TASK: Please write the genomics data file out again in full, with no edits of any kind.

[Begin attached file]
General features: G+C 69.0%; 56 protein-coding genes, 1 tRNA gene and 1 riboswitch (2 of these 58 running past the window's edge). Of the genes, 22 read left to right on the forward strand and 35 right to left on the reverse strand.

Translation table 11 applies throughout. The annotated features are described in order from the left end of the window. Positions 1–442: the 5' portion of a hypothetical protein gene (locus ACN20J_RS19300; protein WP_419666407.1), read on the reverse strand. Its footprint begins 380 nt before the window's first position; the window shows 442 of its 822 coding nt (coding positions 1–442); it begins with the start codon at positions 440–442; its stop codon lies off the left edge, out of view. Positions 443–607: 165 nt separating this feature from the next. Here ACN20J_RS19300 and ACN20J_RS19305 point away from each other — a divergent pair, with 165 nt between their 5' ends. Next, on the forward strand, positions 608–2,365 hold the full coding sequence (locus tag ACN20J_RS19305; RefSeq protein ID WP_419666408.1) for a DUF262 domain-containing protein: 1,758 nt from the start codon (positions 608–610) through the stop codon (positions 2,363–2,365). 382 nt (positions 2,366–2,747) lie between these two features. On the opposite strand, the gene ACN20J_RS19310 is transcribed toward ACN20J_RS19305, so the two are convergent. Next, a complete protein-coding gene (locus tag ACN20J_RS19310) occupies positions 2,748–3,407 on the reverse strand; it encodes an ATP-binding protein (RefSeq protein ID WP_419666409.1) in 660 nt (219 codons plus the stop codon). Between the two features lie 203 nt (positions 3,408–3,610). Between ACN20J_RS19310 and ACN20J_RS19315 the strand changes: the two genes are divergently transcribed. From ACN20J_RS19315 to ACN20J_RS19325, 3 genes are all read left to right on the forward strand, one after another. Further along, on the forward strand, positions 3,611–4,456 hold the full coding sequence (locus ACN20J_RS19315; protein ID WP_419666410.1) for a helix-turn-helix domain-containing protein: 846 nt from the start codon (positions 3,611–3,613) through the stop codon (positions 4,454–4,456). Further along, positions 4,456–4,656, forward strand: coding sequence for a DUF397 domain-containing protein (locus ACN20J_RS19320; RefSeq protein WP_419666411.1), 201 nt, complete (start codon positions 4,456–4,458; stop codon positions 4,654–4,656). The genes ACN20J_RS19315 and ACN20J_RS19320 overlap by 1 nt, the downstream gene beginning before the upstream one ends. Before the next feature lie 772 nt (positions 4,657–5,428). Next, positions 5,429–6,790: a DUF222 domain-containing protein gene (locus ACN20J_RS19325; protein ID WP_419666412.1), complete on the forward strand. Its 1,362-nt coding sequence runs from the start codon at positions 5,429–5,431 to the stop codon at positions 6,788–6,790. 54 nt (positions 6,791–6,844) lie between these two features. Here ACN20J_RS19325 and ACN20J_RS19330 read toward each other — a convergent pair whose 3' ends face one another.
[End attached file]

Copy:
General features: G+C 69.0%; 56 protein-coding genes, 1 tRNA gene and 1 riboswitch (2 of these 58 running past the window's edge). Of the genes, 22 read left to right on the forward strand and 35 right to left on the reverse strand.

Translation table 11 applies throughout. The annotated features are described in order from the left end of the window. Positions 1–442: the 5' portion of a hypothetical protein gene (locus ACN20J_RS19300; protein WP_419666407.1), read on the reverse strand. Its footprint begins 380 nt before the window's first position; the window shows 442 of its 822 coding nt (coding positions 1–442); it begins with the start codon at positions 440–442; its stop codon lies off the left edge, out of view. Positions 443–607: 165 nt separating this feature from the next. Here ACN20J_RS19300 and ACN20J_RS19305 point away from each other — a divergent pair, with 165 nt between their 5' ends. Next, on the forward strand, positions 608–2,365 hold the full coding sequence (locus tag ACN20J_RS19305; RefSeq protein ID WP_419666408.1) for a DUF262 domain-containing protein: 1,758 nt from the start codon (positions 608–610) through the stop codon (positions 2,363–2,365). 382 nt (positions 2,366–2,747) lie between these two features. On the opposite strand, the gene ACN20J_RS19310 is transcribed toward ACN20J_RS19305, so the two are convergent. Next, a complete protein-coding gene (locus tag ACN20J_RS19310) occupies positions 2,748–3,407 on the reverse strand; it encodes an ATP-binding protein (RefSeq protein ID WP_419666409.1) in 660 nt (219 codons plus the stop codon). Between the two features lie 203 nt (positions 3,408–3,610). Between ACN20J_RS19310 and ACN20J_RS19315 the strand changes: the two genes are divergently transcribed. From ACN20J_RS19315 to ACN20J_RS19325, 3 genes are all read left to right on the forward strand, one after another. Further along, on the forward strand, positions 3,611–4,456 hold the full coding sequence (locus ACN20J_RS19315; protein ID WP_419666410.1) for a helix-turn-helix domain-containing protein: 846 nt from the start codon (positions 3,611–3,613) through the stop codon (positions 4,454–4,456). Further along, positions 4,456–4,656, forward strand: coding sequence for a DUF397 domain-containing protein (locus ACN20J_RS19320; RefSeq protein WP_419666411.1), 201 nt, complete (start codon positions 4,456–4,458; stop codon positions 4,654–4,656). The genes ACN20J_RS19315 and ACN20J_RS19320 overlap by 1 nt, the downstream gene beginning before the upstream one ends. Before the next feature lie 772 nt (positions 4,657–5,428). Next, positions 5,429–6,790: a DUF222 domain-containing protein gene (locus ACN20J_RS19325; protein ID WP_419666412.1), complete on the forward strand. Its 1,362-nt coding sequence runs from the start codon at positions 5,429–5,431 to the stop codon at positions 6,788–6,790. 54 nt (positions 6,791–6,844) lie between these two features. Here ACN20J_RS19325 and ACN20J_RS19330 read toward each other — a convergent pair whose 3' ends face one another.